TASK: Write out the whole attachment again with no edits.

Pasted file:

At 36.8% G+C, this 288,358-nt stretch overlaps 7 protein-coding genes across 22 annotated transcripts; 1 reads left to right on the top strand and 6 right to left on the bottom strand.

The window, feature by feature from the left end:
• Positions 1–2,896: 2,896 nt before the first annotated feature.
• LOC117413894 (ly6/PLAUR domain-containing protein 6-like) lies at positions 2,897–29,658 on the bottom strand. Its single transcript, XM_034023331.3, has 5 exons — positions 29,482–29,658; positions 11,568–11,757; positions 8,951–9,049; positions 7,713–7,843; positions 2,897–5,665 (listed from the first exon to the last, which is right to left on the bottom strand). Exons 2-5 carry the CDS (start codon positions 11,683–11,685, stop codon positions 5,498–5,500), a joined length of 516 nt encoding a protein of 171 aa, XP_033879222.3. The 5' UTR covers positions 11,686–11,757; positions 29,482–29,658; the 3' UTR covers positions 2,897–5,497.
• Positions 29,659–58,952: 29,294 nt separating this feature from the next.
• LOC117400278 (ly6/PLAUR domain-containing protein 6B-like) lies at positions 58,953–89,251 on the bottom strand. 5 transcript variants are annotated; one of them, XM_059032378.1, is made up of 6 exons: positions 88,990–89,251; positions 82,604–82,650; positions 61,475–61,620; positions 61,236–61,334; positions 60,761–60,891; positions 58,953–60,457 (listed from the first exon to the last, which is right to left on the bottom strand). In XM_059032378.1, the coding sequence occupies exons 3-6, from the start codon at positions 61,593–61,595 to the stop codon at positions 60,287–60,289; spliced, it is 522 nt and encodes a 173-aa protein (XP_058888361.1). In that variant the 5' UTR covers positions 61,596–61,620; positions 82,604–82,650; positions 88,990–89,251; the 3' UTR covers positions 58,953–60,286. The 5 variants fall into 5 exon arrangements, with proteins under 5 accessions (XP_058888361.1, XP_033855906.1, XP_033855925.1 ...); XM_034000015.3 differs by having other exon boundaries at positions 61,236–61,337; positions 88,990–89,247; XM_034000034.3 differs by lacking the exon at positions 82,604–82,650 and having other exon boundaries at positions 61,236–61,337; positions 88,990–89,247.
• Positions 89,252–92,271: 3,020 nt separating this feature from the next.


At 36.8% G+C, this 288,358-nt stretch overlaps 7 protein-coding genes across 22 annotated transcripts; 1 reads left to right on the top strand and 6 right to left on the bottom strand.

The window, feature by feature from the left end:
• Positions 1–2,896: 2,896 nt before the first annotated feature.
• LOC117413894 (ly6/PLAUR domain-containing protein 6-like) lies at positions 2,897–29,658 on the bottom strand. Its single transcript, XM_034023331.3, has 5 exons — positions 29,482–29,658; positions 11,568–11,757; positions 8,951–9,049; positions 7,713–7,843; positions 2,897–5,665 (listed from the first exon to the last, which is right to left on the bottom strand). Exons 2-5 carry the CDS (start codon positions 11,683–11,685, stop codon positions 5,498–5,500), a joined length of 516 nt encoding a protein of 171 aa, XP_033879222.3. The 5' UTR covers positions 11,686–11,757; positions 29,482–29,658; the 3' UTR covers positions 2,897–5,497.
• Positions 29,659–58,952: 29,294 nt separating this feature from the next.
• LOC117400278 (ly6/PLAUR domain-containing protein 6B-like) lies at positions 58,953–89,251 on the bottom strand. 5 transcript variants are annotated; one of them, XM_059032378.1, is made up of 6 exons: positions 88,990–89,251; positions 82,604–82,650; positions 61,475–61,620; positions 61,236–61,334; positions 60,761–60,891; positions 58,953–60,457 (listed from the first exon to the last, which is right to left on the bottom strand). In XM_059032378.1, the coding sequence occupies exons 3-6, from the start codon at positions 61,593–61,595 to the stop codon at positions 60,287–60,289; spliced, it is 522 nt and encodes a 173-aa protein (XP_058888361.1). In that variant the 5' UTR covers positions 61,596–61,620; positions 82,604–82,650; positions 88,990–89,251; the 3' UTR covers positions 58,953–60,286. The 5 variants fall into 5 exon arrangements, with proteins under 5 accessions (XP_058888361.1, XP_033855906.1, XP_033855925.1 ...); XM_034000015.3 differs by having other exon boundaries at positions 61,236–61,337; positions 88,990–89,247; XM_034000034.3 differs by lacking the exon at positions 82,604–82,650 and having other exon boundaries at positions 61,236–61,337; positions 88,990–89,247.
• Positions 89,252–92,271: 3,020 nt separating this feature from the next.